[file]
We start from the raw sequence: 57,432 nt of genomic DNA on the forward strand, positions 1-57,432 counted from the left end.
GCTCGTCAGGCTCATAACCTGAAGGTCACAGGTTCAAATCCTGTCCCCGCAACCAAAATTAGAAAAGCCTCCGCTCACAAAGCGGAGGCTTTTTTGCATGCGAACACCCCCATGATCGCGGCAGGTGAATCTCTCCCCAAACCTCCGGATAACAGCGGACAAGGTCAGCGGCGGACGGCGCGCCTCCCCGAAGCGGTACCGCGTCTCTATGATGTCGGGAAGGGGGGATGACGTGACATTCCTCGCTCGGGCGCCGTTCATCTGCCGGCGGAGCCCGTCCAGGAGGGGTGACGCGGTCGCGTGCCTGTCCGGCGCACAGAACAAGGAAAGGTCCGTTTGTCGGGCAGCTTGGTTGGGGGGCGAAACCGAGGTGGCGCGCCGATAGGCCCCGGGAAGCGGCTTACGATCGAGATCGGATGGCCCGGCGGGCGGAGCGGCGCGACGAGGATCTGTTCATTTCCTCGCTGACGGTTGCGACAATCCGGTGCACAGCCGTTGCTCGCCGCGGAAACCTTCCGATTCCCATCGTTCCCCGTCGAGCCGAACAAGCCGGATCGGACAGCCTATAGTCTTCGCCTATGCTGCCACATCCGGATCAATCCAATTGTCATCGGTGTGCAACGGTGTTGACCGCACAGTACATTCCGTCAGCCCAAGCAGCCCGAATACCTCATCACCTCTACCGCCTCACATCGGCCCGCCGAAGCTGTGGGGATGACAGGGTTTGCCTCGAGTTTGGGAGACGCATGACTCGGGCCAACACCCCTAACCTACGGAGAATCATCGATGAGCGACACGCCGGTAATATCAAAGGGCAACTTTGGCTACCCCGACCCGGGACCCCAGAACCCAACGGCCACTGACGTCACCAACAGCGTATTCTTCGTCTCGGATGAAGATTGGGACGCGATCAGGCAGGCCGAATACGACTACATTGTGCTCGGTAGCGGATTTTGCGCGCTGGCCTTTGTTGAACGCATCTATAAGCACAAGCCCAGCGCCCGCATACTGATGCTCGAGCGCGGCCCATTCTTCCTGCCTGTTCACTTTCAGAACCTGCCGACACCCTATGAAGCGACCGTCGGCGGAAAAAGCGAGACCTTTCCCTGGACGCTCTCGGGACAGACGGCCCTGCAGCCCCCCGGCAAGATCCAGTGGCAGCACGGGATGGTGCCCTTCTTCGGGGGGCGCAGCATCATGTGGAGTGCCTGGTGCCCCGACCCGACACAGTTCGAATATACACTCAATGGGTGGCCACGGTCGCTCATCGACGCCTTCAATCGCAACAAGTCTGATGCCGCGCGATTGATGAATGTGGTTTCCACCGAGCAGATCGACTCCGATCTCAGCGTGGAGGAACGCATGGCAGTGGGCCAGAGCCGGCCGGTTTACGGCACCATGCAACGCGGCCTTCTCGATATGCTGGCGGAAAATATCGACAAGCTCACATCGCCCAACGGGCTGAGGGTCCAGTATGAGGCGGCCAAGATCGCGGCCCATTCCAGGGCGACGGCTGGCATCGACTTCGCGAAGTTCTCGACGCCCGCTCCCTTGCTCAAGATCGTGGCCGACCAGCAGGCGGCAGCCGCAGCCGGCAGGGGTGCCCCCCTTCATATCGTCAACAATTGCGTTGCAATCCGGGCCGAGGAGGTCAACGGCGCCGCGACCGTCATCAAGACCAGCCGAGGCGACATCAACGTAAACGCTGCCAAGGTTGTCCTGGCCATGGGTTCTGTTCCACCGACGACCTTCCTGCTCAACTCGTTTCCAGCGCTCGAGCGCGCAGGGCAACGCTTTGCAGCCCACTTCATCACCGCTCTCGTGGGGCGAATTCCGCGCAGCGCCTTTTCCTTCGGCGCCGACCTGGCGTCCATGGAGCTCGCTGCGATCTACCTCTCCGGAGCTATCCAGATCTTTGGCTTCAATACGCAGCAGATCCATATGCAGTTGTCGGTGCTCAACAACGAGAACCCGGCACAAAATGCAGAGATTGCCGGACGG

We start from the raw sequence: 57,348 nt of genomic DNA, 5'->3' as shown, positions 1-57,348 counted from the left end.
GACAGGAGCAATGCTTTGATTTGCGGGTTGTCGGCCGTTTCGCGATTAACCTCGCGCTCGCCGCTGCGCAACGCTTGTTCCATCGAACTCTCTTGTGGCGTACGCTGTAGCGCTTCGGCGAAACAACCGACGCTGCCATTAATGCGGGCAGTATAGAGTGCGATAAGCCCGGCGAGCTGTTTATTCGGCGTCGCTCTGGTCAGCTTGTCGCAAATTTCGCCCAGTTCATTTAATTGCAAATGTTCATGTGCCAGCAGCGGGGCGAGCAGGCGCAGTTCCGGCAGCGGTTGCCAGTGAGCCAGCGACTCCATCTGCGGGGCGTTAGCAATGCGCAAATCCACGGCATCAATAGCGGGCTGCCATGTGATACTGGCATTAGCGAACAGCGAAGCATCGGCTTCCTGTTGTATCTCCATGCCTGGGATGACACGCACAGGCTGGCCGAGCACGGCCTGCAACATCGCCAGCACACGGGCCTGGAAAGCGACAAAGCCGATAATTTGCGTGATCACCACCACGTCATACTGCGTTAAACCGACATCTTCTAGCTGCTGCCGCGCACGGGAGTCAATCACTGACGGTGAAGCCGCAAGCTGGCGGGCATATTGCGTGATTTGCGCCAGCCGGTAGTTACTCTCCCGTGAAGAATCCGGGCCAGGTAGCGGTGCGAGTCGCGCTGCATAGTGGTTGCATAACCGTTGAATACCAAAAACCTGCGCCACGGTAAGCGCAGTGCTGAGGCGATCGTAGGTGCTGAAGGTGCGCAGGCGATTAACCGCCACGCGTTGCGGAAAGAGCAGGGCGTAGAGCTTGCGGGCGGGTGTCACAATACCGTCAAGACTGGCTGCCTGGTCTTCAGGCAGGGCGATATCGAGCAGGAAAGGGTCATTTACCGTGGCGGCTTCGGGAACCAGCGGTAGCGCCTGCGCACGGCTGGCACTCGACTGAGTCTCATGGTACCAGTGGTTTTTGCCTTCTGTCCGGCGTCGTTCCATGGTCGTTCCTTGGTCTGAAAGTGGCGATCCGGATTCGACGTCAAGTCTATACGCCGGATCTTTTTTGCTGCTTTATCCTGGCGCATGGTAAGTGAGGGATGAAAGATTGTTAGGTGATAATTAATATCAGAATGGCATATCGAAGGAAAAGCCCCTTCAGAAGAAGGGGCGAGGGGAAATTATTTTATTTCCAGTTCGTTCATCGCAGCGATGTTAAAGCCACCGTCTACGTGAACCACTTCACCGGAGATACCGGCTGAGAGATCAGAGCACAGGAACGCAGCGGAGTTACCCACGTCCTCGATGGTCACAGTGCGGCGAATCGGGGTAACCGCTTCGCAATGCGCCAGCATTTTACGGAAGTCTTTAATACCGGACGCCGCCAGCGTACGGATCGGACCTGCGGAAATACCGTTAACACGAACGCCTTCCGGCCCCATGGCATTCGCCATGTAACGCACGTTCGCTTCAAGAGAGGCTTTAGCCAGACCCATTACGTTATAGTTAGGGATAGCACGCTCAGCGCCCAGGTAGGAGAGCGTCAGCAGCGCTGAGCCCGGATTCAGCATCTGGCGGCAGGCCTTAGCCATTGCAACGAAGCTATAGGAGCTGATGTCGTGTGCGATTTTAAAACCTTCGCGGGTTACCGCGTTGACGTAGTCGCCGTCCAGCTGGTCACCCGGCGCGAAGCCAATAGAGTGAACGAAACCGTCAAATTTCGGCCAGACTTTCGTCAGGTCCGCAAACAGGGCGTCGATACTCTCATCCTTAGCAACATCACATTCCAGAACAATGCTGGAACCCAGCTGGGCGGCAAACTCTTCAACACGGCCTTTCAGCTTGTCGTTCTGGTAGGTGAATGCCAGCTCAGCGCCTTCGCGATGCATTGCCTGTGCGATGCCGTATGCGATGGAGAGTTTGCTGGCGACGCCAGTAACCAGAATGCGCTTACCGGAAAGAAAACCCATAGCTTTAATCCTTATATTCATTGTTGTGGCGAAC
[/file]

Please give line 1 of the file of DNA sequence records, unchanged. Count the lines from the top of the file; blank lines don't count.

We start from the raw sequence: 57,432 nt of genomic DNA on the forward strand, positions 1-57,432 counted from the left end.